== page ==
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Old Jan 21, 2007, 8:50 PM   #1
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I think my trusty Olympus C-750 is on its last legs, and I'm going to need a new camera. The most demanding use for one of my cameras is shooting soccer under stadium lights. The C-750 was sensational for daytime matches, but shots taken at night take extensive post-processing just to get borderline quality (blurs, lighting, etc).

I know the real answer is a DSLR with a high performance low-light lens, but I'm a high school soccer coach and the one using the camera is usually a student manager. Thus, I need a camera that is not prohibitively expensive, is durable, and relatively easy to train.

What I've read about the Olympus SP-510 makes me wonder if it might be a strong candidate. I understand their are serious concerns with noise at high ISO values, but I can't imagine them being worse than those I've dealt with on the C-750.

Normal shooting conditions are a tripod, shooting to an anticipated action zone with high-speed shutter, and significant zoom (usually somewhere around 8X).

Opinions on the SP-510 for this usage? Better options?

I've attached a typical post-crop & processing image taken with the C-750 during a night match. Photo taken at a distance of about 50 yards from a sideline tripod...stadium lighting....no flash.
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Old Jan 21, 2007, 10:21 PM   #2
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Coach,

You were right about the DSLR. Short of that, I don't think the SP-510 will be much better than the C-750 for night games. Take a look at the Fuji S6000 and S5200 before you buy.

the Hun

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Old Jan 22, 2007, 7:29 AM   #3
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I' d have to agree withrinniethehun


style="BACKGROUND-COLOR: #000000"The s6000 is probably going to get you the best results from a digicam but those will still be poor quality. Should be better than what you are getting with c-750 but still not usable for anything more than web post.
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Old Jan 28, 2007, 9:12 AM   #4
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rinnie and John--I appreciate the advice. The more I read about the Fuji line, the more it seems to be the way I need to go.

Other than the obvious differences in resolution in the Fuji line--s5200, s6000, s9000, and s9100--are there other differences that would make one of them best for the use I've described? Because lighting and shutter speed are my highest priorities, I would assume I would be shooting at a high ISO with the accompanying trade-off in increased noise. Although the price differential from the lowest to the highest model is significant, the s9100 is still within the prince range I would be willing to pay.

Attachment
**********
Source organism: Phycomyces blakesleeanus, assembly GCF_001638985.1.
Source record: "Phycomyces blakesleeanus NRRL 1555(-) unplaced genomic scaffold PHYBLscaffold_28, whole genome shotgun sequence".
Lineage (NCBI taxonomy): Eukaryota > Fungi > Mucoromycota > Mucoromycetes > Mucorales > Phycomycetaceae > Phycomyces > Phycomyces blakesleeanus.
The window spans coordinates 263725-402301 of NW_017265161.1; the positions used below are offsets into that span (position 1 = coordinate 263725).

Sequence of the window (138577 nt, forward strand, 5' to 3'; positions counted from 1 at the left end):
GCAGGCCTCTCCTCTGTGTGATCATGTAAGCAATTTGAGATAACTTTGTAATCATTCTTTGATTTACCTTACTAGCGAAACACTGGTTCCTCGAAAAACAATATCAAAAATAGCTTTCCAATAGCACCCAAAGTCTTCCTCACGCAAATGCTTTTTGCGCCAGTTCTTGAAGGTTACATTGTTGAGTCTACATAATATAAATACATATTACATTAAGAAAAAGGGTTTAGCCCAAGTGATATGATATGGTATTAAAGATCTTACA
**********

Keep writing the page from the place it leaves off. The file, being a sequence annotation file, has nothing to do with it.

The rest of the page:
John, you say that, regardless of which way I go, I would be limited in my display options, to quality levels associated with web posting. I'm assuming the allusion is that I will not be able to get high quality prints at significant sizes. This is generally not a problem. Seldom do I print anything larger than 3 X 5 (I have a bulletin board montage of soccer pics in my classroom). The only other prints are a few shots a year that are converted into B & W and printed in the school annual (always small pics). The primary output is a digital album I present to each player at the end of the year on CD. Obviously, I would like to have the capability of high quality prints for other uses of the camera, but I assume that any of the models under discussion will not be stressed for that. I'm already getting that level of quality with my C-750 when I shoot under less than stressful light conditions.

I'm attaching a shot taken under daytime conditions with the C-750. Particulars of the shot are that it was taken at about 75 yards with a focal length of 63mm on the UZ lens. ISO was 50....f 3.7....1/800th shutter speed...Original pic 2288 x 1712, cropped to 576 X 467....late afternoon sun from the back of the photographer.


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Old Jan 28, 2007, 10:15 AM   #5
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The Fuji S6000fd is very good in low light. However, its maximum aperture is only f4.9 at full zoom (300mm). The S5200 is better than most of its superzoom competitors, but not as good as the S6000fd in low light if everything else is equal. However, it's not equal at full zoom (380mm), where its maximum apeture is f3.2. So my experience is that the S5200 is slightly better than the S6000fd in low light if you are at more than half zoomed out (maybe 150mm plus). The S5200 has ok images at ISO 800, certainly good enough for 4 X 6 images. Maybe Fuji will add image stabilization to the next ultrazoom it puts out. That would be great, but for now, I think the S5200 is best choice for low light sports shooters unless they are close to the action.